German Chancellor Angela Merkel’s conservative CDU party was humiliated in key regional elections on Sunday as voters delivered their verdict at the ballot box about her open-door refugee policies.
EDITOR’S NOTE: In German, like in America, it is the ruling elites that are forcing Muslim immigration but the working class people do not want it and reject it like they did with today’s elections in Germany. US president Barack Obama and the Liberal Far Left’s extremist immigration policies are one of the reasons why front runner Donald Trump is doing so well at the polls.
Exit poll results in three out of 16 German states foretell a wipeout in next year’s general election as the hard-right capitalized on public disquiet and altered the political landscape forever. Baden-Wuerttemberg – solidly middle class and home to blue chip companies like Porsche and Daimler – was won by the Green Party after Merkel’s CDU lost nearly 11 percent support since the last vote there in 2011.
And the Alternative for Germany – AfD anti-immigrant party – garnered 12.5 percent of the votes, propelling a party that her supporters call ‘Nazis in pinstripes’ into the local parliament.
Leader Frauke Petry said: ‘We are seeing above all in these elections that voters are turning away in large numbers from the big established parties and voting for our party.
‘They expect us finally to be the opposition that there hasn’t been in the German parliament and some state parliaments.’ ‘The people who voted for us voted against this refugee policy,’ added AfD deputy chairman Alexander Gauland.
‘We have a very clear position on the refugee issue: we do not want to take in any refugees,’ he declared.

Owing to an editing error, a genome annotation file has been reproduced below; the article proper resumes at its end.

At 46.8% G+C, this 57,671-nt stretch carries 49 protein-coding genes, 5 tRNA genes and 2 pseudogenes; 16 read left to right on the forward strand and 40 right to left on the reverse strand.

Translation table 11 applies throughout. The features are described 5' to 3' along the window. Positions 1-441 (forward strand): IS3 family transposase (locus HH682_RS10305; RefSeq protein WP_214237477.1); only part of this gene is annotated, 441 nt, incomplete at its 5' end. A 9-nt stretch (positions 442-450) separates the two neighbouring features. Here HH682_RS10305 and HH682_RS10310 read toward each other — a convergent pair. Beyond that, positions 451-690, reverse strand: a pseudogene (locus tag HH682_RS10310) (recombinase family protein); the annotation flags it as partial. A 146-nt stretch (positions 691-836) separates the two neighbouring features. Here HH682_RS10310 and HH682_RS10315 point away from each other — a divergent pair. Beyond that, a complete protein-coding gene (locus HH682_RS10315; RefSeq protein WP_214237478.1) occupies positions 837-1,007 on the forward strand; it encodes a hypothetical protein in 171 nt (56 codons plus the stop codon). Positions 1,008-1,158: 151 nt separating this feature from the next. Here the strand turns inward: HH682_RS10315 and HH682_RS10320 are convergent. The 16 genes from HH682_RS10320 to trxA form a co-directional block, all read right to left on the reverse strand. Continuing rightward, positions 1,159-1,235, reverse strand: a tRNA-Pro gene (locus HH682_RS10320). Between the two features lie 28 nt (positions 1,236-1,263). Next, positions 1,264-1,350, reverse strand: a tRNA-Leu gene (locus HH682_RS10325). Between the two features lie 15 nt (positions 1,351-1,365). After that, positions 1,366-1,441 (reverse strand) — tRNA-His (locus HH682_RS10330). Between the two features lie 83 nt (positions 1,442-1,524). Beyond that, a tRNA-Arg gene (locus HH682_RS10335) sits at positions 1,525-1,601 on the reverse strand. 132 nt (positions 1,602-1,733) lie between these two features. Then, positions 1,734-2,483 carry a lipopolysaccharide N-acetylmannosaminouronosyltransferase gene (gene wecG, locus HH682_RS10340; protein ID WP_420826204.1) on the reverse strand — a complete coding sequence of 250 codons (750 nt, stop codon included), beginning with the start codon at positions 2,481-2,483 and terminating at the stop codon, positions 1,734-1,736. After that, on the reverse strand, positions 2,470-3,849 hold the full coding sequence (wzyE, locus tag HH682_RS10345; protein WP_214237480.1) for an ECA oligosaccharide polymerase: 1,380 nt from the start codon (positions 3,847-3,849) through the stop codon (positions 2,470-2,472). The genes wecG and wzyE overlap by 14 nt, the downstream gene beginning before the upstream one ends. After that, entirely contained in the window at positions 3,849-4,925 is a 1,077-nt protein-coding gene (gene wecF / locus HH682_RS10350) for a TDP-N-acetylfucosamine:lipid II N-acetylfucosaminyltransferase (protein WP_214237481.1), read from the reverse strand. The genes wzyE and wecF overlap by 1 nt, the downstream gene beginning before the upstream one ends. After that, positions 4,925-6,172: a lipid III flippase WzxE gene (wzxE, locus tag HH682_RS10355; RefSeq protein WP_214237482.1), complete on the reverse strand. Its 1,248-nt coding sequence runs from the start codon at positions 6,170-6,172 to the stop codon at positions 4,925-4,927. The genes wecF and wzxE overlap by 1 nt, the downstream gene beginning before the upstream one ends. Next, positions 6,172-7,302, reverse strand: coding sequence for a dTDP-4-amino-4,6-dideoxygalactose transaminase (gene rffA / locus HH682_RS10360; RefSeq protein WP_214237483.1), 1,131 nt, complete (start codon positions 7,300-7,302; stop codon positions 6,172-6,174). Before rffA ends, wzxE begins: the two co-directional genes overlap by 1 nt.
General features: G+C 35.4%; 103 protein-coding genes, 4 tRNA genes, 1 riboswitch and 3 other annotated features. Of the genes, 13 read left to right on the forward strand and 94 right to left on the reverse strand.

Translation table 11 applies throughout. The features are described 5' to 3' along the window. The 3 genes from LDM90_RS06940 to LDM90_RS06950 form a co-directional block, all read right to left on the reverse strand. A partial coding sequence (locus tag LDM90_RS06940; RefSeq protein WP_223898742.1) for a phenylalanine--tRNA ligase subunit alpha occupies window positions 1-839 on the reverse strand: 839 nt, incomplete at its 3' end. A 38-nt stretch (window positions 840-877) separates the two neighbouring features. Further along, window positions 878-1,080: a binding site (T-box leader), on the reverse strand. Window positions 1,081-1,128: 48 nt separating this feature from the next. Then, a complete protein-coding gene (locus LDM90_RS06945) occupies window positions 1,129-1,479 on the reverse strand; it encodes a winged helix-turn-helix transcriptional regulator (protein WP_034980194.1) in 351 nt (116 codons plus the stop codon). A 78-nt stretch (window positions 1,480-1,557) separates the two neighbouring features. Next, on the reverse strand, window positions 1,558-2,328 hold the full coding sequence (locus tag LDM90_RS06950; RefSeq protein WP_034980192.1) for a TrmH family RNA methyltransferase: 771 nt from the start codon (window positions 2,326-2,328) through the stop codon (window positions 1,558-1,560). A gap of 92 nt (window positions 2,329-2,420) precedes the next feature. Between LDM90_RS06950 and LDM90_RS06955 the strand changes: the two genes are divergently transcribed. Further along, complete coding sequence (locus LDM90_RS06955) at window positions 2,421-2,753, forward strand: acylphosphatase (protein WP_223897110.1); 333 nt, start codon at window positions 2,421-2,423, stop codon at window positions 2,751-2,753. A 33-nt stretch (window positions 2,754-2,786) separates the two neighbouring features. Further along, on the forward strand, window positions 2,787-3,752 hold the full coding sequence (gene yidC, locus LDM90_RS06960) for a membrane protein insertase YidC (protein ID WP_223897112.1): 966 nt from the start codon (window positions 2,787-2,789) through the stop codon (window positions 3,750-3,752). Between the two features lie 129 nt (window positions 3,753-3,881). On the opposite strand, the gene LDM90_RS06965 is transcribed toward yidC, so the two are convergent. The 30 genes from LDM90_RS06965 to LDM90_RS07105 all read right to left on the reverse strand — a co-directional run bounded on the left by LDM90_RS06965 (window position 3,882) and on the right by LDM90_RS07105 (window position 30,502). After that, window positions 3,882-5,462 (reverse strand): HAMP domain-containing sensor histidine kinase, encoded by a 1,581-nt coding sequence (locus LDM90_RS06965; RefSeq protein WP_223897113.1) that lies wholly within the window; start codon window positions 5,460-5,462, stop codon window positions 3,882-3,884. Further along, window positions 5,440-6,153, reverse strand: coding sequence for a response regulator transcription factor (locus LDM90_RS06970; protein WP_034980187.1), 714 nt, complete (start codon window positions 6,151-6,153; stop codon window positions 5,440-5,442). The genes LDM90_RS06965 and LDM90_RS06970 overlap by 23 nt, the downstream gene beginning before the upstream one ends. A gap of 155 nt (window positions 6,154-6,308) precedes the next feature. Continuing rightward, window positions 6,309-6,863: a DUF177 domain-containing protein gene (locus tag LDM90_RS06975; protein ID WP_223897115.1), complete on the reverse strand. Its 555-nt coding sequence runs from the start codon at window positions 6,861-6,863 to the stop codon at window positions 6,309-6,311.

Their success was even more prominent in the eastern state of Saxony-Anhalt where it scored a massive 23 percent.
The elections in Baden-Wuerttemberg – and in the states of Rheinland-Palatinate and Saxony-Anhalt – were billed as a referendum on Merkel’s decision to open the country’s doors to people fleeing war.
The results pile even more pressure on the embattled chancellor to change course and put a cap on refugees arriving in the country – something she had steadfastly refused to do despite spiralling violence and a surge in support for extremists.
The numbers on the so-called ‘Super Sunday’ vote crunched on the wrong side of disastrous for her.
In Rhineland-Palatinate the CDU came in second behind the centre-left SPD with 32.5 percent and the AfD scoring double-digits again with 11 percent.
In Saxony-Anhalt, an eastern state which has seen some of the worst violence projected towards the 1.2 million refugees who arrived in the country last year, the AfD came in as the third strongest party.
Merkel’s CDU was the biggest winner with 32 percent, but this was down nearly seven percent on the last election and a projected alliance between the SPD and the Die Linke – the Left – party means it will be deprived of power. Die Linke scored 21 percent of the vote.
The SPD – Mrs. Merkel’s partners in power on the national stage and supporters of her refugee policy – lost nearly 10 percent in the state over their last showing in 2011.
‘These elections are very important as they will serve as a litmus test for the government’s disputed policy’ on refugees, said Düsseldorf University political scientist Jens Walther. source